Learning should never be confined to the classroom.
That’s a notion staff at Kopahawakenum School on Flying Dust First Nation clearly understand, as evidenced by a recent cultural camp that saw students accompany teachers and volunteers to Flotten Lake in the Meadow Lake Provincial Park. Those who travelled to the lake Feb. 17 not only had an opportunity to discover their cultural roots, but were also able to try their hands at traditional First Nations games and other unique activities.
What a tremendous initiative. It’s one thing to be told about how something works, to read about it in a book or to even watch a video, but all of this pales in comparison to actually being there, seeing it with your own eyes and, in some cases, doing it with your own two hands.
At the same time, Kopahawakenum students and staff had an opportunity to develop and strengthen relationships with members of the neighbouring community of Meadow Lake and also share nuances of their culture with those unfamiliar with the lifestyle of First Nations people. Organized by Kopahawakenum physical education instructor Jon Mirasty, the event – which also included Grades 5 and 6 students from Gateway Elementary School – saw the youngsters take part in a net pull and an old fashioned fish fry, as well as learn about traditional hunting and gathering practices, experience snowmobile rides, compete in antler toss and snow snake games, practice snowshoeing, dog sledding and much more. There were even elders from Flying Dust on hand to share their stories and expertise with the youth in an effort to pass on the knowledge of one generation to the next.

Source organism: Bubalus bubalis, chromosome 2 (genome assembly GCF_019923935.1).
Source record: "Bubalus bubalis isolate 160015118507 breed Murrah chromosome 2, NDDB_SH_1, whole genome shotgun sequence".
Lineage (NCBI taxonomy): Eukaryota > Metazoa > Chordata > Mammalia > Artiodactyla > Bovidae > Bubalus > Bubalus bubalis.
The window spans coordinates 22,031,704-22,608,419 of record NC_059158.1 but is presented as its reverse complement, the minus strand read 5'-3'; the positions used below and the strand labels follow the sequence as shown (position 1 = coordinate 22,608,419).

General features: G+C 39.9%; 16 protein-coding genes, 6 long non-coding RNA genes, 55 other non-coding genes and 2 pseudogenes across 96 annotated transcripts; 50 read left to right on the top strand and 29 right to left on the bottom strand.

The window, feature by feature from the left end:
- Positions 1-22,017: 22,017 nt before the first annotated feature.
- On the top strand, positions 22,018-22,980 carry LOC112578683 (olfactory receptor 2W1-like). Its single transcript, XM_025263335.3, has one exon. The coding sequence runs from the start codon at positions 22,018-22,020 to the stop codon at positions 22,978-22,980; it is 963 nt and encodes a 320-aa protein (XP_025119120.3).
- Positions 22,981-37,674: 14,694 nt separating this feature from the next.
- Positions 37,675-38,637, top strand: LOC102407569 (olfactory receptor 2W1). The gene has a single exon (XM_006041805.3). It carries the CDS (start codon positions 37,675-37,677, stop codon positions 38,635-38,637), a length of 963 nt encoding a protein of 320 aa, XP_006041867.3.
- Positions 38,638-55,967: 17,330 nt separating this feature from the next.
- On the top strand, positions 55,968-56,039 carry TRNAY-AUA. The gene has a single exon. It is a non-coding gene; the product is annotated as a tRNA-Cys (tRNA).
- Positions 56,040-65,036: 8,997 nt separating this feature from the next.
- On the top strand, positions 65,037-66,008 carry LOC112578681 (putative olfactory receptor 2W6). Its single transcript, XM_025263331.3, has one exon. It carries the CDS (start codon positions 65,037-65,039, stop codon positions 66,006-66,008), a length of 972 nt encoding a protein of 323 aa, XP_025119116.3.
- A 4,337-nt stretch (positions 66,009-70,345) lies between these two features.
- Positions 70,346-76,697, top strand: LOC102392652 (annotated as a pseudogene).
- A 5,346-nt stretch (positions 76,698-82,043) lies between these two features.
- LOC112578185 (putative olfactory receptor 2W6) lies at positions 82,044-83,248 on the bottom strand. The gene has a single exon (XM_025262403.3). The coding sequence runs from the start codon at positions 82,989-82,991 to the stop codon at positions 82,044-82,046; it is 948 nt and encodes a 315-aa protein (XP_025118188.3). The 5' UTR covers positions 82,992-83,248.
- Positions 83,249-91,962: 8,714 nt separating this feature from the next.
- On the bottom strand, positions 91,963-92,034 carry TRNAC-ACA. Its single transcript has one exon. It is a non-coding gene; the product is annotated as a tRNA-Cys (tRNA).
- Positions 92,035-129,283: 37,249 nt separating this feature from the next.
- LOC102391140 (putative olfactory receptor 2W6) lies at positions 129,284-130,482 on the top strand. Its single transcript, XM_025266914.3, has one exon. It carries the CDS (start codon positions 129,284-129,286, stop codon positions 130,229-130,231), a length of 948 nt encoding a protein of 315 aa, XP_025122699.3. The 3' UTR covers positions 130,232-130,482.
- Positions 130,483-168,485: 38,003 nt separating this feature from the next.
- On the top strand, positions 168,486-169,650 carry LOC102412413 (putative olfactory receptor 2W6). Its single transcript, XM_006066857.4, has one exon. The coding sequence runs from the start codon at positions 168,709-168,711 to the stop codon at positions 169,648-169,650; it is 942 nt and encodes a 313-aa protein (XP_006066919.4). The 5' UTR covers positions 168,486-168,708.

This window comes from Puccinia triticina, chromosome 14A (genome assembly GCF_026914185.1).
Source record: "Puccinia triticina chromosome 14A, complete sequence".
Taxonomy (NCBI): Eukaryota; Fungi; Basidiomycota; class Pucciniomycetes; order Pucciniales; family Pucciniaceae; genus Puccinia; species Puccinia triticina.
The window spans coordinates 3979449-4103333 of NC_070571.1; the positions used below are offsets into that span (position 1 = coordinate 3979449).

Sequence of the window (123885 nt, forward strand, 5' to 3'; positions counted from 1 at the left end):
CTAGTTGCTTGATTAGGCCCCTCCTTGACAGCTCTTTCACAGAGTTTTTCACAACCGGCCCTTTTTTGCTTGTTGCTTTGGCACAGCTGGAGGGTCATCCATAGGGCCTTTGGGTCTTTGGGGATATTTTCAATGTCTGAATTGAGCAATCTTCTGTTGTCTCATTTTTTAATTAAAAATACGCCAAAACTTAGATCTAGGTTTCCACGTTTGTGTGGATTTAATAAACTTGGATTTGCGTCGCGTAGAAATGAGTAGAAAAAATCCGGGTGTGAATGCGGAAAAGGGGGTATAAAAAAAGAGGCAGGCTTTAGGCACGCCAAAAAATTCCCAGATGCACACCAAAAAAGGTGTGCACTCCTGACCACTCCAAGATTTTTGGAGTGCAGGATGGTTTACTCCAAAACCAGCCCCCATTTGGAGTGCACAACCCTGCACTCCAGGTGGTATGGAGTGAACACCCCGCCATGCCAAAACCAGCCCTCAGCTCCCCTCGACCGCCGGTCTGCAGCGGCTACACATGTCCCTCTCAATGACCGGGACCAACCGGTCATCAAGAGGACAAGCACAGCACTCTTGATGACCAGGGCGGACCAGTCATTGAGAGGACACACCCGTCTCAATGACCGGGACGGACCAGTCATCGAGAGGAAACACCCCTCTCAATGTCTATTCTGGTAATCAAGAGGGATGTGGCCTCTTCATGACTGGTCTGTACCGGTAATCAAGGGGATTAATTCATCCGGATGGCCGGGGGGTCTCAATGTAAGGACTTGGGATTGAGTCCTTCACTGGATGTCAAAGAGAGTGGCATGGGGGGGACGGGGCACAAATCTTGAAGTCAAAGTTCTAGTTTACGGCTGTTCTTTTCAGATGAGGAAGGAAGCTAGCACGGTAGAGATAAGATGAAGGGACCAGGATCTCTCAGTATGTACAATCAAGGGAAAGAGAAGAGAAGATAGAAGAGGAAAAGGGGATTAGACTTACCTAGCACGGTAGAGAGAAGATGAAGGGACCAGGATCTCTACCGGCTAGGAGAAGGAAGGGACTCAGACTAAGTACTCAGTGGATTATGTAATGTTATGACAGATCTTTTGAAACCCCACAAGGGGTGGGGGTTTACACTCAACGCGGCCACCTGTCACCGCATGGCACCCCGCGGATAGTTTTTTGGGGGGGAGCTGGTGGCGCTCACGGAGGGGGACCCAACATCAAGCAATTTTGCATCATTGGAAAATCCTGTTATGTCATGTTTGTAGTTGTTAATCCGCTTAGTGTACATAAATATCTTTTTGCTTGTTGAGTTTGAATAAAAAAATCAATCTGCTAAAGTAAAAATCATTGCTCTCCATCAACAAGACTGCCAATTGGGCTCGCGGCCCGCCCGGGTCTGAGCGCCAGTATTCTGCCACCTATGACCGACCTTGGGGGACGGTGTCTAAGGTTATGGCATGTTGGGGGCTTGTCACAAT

This, perhaps, was the most important aspect of the outing. While the reasons for promoting First Nations culture to aboriginal and non-aboriginal students alike are many, the biggest benefit that comes with embracing such traditions is it allows for a better understanding amongst all those involved. This, in turn, could lead to a brighter and better tomorrow for society as a whole when today’s youth become tomorrow’s leaders.
In an ever-changing world, it’s also important for First Nations children to both remember where they came from and to appreciate the culture and language of their ancestors. If not, there will be few people, if any, to pass this knowledge on to future generations.
Indeed, the classroom setting will always be a key component to a young person’s education. The opportunity to go beyond the classroom, however, often serves as an even better way of driving certain lessons home and ensuring they will always be remembered.